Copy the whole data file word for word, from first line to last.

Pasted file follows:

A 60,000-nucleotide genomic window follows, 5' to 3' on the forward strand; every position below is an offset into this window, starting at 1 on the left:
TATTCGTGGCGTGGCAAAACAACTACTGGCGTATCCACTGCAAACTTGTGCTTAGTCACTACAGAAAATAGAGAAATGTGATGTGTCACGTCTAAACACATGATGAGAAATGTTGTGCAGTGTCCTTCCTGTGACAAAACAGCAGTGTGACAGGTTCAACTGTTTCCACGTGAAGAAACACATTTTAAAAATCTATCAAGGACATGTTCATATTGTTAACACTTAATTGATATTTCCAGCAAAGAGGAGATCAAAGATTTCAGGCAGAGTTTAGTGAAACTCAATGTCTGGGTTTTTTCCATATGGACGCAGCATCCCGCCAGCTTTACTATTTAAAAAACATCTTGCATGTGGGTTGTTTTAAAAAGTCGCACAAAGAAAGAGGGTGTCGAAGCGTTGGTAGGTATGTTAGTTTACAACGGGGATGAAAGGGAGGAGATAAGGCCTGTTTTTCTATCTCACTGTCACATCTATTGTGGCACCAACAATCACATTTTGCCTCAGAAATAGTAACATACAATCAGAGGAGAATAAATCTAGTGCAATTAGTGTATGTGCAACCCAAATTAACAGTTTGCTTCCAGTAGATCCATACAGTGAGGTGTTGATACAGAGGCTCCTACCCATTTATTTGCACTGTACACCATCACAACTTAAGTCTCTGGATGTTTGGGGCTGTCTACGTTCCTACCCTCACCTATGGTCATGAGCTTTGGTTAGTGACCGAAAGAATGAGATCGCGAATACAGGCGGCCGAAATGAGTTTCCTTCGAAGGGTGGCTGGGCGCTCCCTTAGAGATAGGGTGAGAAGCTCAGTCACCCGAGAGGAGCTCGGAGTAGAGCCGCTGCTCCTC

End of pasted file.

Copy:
A 60,000-nucleotide genomic window follows, 5' to 3' on the forward strand; every position below is an offset into this window, starting at 1 on the left:
TATTCGTGGCGTGGCAAAACAACTACTGGCGTATCCACTGCAAACTTGTGCTTAGTCACTACAGAAAATAGAGAAATGTGATGTGTCACGTCTAAACACATGATGAGAAATGTTGTGCAGTGTCCTTCCTGTGACAAAACAGCAGTGTGACAGGTTCAACTGTTTCCACGTGAAGAAACACATTTTAAAAATCTATCAAGGACATGTTCATATTGTTAACACTTAATTGATATTTCCAGCAAAGAGGAGATCAAAGATTTCAGGCAGAGTTTAGTGAAACTCAATGTCTGGGTTTTTTCCATATGGACGCAGCATCCCGCCAGCTTTACTATTTAAAAAACATCTTGCATGTGGGTTGTTTTAAAAAGTCGCACAAAGAAAGAGGGTGTCGAAGCGTTGGTAGGTATGTTAGTTTACAACGGGGATGAAAGGGAGGAGATAAGGCCTGTTTTTCTATCTCACTGTCACATCTATTGTGGCACCAACAATCACATTTTGCCTCAGAAATAGTAACATACAATCAGAGGAGAATAAATCTAGTGCAATTAGTGTATGTGCAACCCAAATTAACAGTTTGCTTCCAGTAGATCCATACAGTGAGGTGTTGATACAGAGGCTCCTACCCATTTATTTGCACTGTACACCATCACAACTTAAGTCTCTGGATGTTTGGGGCTGTCTACGTTCCTACCCTCACCTATGGTCATGAGCTTTGGTTAGTGACCGAAAGAATGAGATCGCGAATACAGGCGGCCGAAATGAGTTTCCTTCGAAGGGTGGCTGGGCGCTCCCTTAGAGATAGGGTGAGAAGCTCAGTCACCCGAGAGGAGCTCGGAGTAGAGCCGCTGCTCCTC